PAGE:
Ohio Jewish Chronicle, 1986-03-06, page 01
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J. f.\- ""?■"■ j^ * -•» vi II ?! U I BRAKY, OH 3 0 HISTORICAL, SOCkMY 1982 VELMa AVE. ~—1~ ^ 43211 COL 0. EXCH V0L.C4 NO. 10 MARCH C, 1986-ADAR125 Devoted to American and Jewish Ideals f v I ft Jewish Braille Institute Offers Free Haggadahs NEW YORK (JTA) - The Jewish Braille Institute will send a free haggadah in either large print or braille or on audiocassette, to any blind or visually-impaired adult or child who requests one, according to an announcement from the organization. Two editions of the haggadah are available from the Institute in large print: the 1 traditional seder, edited by Dr. Philip Birnbaum, and ' the Reform New Union Haggadah. Four seders are available in braille — one edited by the late Dr. Cecil Roth; a Conservative and a Reform edition, and a one- volume edition for children. There is also a haggadah on three audiocassettes, the Koren Haggadah,, recorded . by the late Cantor Paul Kwartin and the choir of the Union Temple in Brooklyn. At the same time, the Institute announced the forthcoming publication of the Five'Books of Moses in large type for the' severely' visually-impaired. These sets, too, will be sent, to individ- ' uals who request them free of charge. The Institute estimated that about 50,000 American Jews are severely visually impaired, which means they can read very' large print with the help of special prescription glasses. The English edition of the Five Books is scheduled to appear early this year, the Hebrew edition in 1987. The first printing of the books will be 2,000 sets in each language, with additional press runs to be added on demand. The publication of the Five Books of Moses is the first step in making the entire Bible available in large ' print, the Institute said. Former Cleveland Resident Faces Murder Trial In Israel Scouts Earn Religious Awards The Jewish Committee on Scouting, Central Ohio Council, presented Religious Scout Awards at the annual Scout Sabbath held recently at Congregation Beth Shalom. Pictured (top photo, 1. to r.) are the Aleph Religious Award recipients: Jack Schreibman, Micah Berman, Lance Shnider, Dan Cohen and Brian Hack.- In the bottom left photo is the recipient of the Menorah Award, Johanna Frank (center), and JoAnn - Fogg, executive director of Seal of Ohio, Girl Scouts, and William Goldsmith, co-chairman, of the Jewish Committee1 on Scouting.'The Ner Tamid Award was presented to Scout Jonathon Weiner (second from left, photo bottom right) by Goldsmith (left), Sanford Lichtenstein, co-chairman, JCS, and Ren Metzger, chief scout executive, Central Ohio Council. Compiled From Wire Service Reports John Demjanjuk, the Cleveland autoworker accused of being "Ivan the Terrible" of Treblinka, denied in Israeli court March 2 that he had ever been at the Treblinka Death Camp or collaborated with the Nazis. Demjanjuk, 65, was accused in the Magistrate's Court of having taken part in "the murder of hundreds of thousands of civilians" in the ' gas chambers at the camp in Poland in 1942 and 1943. Israeli officials said they hoped the extradition of Demjanjuk, who was stripped of his U.S. citizenship for lying about his past, would pave the way for more Nazis to stand trial in Israel. Demjanjuk is the first person charged with war crimes to be extradited from the United States to Israel. Demjanjuk, who arrived . at Israel's Ben Gurion Airport on Feb. 28, was transported to Ayalon, a maximum-security prison 14 miles southeast of Tel Aviv, in a heavily guarded police convoy. While there he will be under strict surveillance in an isolated cell. While survivors of Treblinka and others have identified him as the sadistic guard, he maintains that the Friends Of Hillel To Host Reception For Saint Paul Chamber Orchestra Friends of Hillel will host its fifth annual Leon Schottenstein Memorial Reception on Wednesday, April 2, on the stage at Mershon Auditorium. The reception will immediately follow the performance of the Saint Paul Chamber Orchestra with Israeli Theater Director To Speak At Israel Open University March 13 Israeli theater director, Adult Jewish Studies. This Orna Porat, will be the fea- program, offered free of tured speaker at the Israel charge, will be held at the Open University, a program Leo Yassenoff Jewish Center of the Israel Department of on Thursday, March 13, at 8 p.m. "Pora,t is well known in Israel for her achievements in the Israeli theatre. She was born in Cologne, Germany as a Christian and chose Judaism and Israel .as her way of life. She was the founder of the Cameri Children's Theatre and the Israel National Theatre for Children and Youth and is currently its general director. From 1948-1984 she was a member of the Tel-Aviv Cameri Theatre. For her performances as an actress and as the general director of the Children's Theatre, she has , , ,.. >' (CONTINUED ON PAGE 101 Pinchas Zukerman conducting and performing as guest soloist. All Friends of Hillel will have the opportunity to meet members of the orchestra and enjoy a gourmet menu. Membership in Friends of Hillel benefits the Ohio State Hillel Foundation. The tradition of the annual Friends of Hillel reception was begun in 1982 with a reception honoring Zubin Mehta and the Israel Philharmonic. The tradition continued with receptions following the1 performances of Vladimir Ashkenazy in 1983, Eugenia Zukerman in 1984 Orna Porat the Coluiribus -Jewish Federation co-sponsored by the Community -College for, The Friends of Hillel fifth annual Leon Schottenstein Memorial Reception will follow the performance of the Saint Paul Chamber Orchestra with Pinchas Zukerman conducting and performing as guest soloist on Appfl 2 at Mershon Auditorium.,, w \ .'.»'•.w,,\>. German army captured him while he was a Soviet soldier during World War II. However, when asked to make a statement in court, he said he understood the death sentence "has already been determined." 'Doors And Passages1 To Open This Sunday, March 9, At Center and the Israel Chamber Orchestra in 1985. This year's reception is once again dedicated as the Leon Schottenstein Memorial reception. Friends of Hillel membership fees comprise an important part of the fundraising effort which allows Hillel to /continue its programs and services to Jewish students at The Ohio State University. Nathan Gordon is the chairman of this year's Friends of Hillel. Serving with him are: Cookie Krupman, chairwoman of the reception; Nelson Genshaft; Janet Kushkin; Ina Rosen- (CONTINUED ON PAGE 4) "Doors and Passages," a series of painted paper-collages by New York artist Beth Haber, will open this Sunday, March 9, in the Goldberg Gallery of the Leo Yassenoff Jewish Center. A reception will be held from 5 to 7 p.m. "Doors and Passages," a series of painted paper collages by New York artist Beth Haber opens Sunday, March 9, at the Jewish Center. "Memory is the connective fiber that links the present to the past," said Haber. "What interests me is the process by which actual history is transformed into cultural memory. For example, photos of the Lower East Side of three generations ago are more than buildings, streets and places; we see our ancestors voyage to a new land, one which represents freedom of religion and an opportunity to prosper." Haber uses doors as a metaphor for the process in which memories are saved or selectively weeded out. Doors also pose the question: What is left and what is carried across to the other side? Haber uses the door image and layered assemblages to echo the process of memory itself. "As snatches of events are reshaped and colored, they make a new image and a new reality," continued Haber. The pieces also share a common tradition with Hebrew illuminated manuscripts in their use of shimmering, illuminating colors and in their integration of works and images. But Haber's integration is different in that, the text is not illuminated but an aspect of quasi-Jewish history—a whitefish, a ram's horn—becomes the connective fiber between the generations. Haber's work frequently deals with memory, both individual and collective. She has excised nostalgia from her images, and instead of only looking to the past, her works are a vehicle for ideas about the future. Each piece is a delicately balanced fusion of color, texture, shape and idea. Haber lives in a renovated colonial tavern house outside Pbughkeepsie, N.Y., with her husband and three children. She studied at Goucher College and the College of the City of New York and undertook independent research in Jewish art and ceremonial art at Hebrew Union College—Jewish Institute of Religion in New York. The exhibition and sale of Haber's paintings will continue through April 9. Have you always wanted to shore your views with your contemporaries, to see your writing in print, to become involved in the'community in a meaningful way? The Ohio Jewish Chronicle would like to give you the chonce to accomplish oil of these goals at/d more. Turn to page 2 for details about the JMfd Annual OJC Wordworks.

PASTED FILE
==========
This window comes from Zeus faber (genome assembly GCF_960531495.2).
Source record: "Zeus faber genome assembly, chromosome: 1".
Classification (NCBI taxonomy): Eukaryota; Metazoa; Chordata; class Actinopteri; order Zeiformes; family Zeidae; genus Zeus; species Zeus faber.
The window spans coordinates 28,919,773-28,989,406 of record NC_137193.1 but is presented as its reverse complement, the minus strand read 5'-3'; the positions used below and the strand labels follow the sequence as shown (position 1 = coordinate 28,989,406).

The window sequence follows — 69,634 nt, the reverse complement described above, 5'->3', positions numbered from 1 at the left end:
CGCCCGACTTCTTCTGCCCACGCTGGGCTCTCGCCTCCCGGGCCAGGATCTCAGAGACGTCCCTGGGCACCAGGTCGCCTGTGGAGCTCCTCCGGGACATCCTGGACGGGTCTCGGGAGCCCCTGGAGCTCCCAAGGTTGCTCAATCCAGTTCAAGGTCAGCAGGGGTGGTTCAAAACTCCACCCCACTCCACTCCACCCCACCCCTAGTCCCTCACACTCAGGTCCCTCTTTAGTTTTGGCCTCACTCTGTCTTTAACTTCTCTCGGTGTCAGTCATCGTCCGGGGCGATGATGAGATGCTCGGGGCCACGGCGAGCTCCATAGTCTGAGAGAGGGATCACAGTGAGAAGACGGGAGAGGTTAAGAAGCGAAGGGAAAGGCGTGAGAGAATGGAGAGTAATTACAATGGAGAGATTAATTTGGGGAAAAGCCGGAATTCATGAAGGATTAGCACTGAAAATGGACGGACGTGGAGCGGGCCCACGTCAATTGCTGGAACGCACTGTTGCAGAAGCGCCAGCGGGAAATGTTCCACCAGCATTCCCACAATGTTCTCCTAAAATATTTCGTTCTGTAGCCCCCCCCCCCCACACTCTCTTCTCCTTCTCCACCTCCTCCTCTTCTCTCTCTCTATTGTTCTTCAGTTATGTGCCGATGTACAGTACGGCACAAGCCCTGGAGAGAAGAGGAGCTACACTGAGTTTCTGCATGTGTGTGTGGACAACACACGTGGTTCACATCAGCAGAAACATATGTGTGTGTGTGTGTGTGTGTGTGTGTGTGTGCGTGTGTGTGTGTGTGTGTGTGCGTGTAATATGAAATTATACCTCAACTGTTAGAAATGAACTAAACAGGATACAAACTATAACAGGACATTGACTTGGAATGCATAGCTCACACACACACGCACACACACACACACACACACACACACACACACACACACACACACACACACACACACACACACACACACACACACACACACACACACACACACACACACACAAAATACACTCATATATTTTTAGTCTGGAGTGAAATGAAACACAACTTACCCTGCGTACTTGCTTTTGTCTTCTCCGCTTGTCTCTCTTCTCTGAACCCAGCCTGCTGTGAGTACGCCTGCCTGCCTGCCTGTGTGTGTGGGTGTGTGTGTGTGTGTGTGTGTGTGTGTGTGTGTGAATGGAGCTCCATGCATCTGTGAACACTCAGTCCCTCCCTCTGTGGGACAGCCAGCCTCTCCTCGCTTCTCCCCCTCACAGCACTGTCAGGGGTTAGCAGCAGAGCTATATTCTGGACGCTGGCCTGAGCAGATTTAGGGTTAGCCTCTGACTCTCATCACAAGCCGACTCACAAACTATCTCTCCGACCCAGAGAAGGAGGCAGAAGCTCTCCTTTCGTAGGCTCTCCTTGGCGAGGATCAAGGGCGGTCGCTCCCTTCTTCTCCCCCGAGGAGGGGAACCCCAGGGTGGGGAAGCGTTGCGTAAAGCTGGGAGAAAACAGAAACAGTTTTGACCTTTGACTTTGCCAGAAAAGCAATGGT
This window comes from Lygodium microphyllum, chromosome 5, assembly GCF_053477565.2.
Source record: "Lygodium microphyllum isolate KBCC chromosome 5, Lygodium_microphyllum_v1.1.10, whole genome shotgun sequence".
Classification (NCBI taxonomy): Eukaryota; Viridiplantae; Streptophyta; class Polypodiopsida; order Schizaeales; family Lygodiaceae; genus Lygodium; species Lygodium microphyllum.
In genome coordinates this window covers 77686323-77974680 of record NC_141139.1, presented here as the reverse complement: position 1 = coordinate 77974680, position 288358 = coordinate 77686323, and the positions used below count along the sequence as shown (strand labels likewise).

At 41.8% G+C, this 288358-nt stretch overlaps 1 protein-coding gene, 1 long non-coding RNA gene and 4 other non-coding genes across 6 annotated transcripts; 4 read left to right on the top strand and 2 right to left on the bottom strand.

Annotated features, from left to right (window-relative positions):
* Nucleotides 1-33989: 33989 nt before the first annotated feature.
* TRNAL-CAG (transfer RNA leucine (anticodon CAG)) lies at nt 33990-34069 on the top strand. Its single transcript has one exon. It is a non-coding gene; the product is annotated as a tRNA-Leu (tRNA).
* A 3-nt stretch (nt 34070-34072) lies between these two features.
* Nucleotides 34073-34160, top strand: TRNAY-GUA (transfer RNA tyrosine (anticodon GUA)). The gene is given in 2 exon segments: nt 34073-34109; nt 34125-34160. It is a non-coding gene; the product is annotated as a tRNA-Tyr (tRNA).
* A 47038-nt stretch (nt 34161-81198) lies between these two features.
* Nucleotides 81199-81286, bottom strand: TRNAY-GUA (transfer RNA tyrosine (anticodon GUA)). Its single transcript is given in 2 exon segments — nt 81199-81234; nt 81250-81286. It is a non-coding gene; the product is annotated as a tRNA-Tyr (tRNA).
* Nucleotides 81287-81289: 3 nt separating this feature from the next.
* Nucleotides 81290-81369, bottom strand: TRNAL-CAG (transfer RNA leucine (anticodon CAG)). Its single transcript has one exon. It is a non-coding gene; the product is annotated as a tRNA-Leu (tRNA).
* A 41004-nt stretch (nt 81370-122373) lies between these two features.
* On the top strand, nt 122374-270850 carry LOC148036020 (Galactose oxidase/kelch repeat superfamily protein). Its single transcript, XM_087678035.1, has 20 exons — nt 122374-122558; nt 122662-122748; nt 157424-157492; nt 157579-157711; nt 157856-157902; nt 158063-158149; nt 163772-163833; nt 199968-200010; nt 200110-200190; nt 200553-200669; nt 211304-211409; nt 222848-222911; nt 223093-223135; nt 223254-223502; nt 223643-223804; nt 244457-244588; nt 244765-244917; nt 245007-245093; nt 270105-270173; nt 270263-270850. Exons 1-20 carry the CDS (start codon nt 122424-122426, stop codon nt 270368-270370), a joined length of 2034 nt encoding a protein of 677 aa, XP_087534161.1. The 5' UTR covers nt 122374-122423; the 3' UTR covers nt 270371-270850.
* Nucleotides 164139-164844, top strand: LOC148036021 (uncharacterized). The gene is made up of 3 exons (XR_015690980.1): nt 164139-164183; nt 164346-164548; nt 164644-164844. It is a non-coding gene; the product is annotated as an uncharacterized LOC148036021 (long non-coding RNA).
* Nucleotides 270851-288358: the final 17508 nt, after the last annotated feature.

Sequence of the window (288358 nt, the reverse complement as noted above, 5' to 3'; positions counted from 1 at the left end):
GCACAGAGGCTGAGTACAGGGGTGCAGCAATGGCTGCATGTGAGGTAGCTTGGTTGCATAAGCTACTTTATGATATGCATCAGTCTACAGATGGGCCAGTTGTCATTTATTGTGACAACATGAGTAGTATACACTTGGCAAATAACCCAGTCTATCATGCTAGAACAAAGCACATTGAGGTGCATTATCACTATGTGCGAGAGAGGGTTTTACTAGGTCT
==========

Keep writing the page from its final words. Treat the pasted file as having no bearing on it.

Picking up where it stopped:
|Title||Ohio Jewish Chronicle, 1986-03-06|
|Subject||Jews -- Ohio -- Periodicals|
|Place||Columbus (Ohio); Franklin County (Ohio)|
|Creator||Ohio Jewish Chronicle|
|Collection||Ohio Jewish Chronicle|
|Submitting Institution||Columbus Jewish Historical Society|
|Rights||This item may have copyright restrictions. Online access is provided for research purposes only. For rights and reproduction requests or more information, go to http://www.ohiohistory.org/images/information|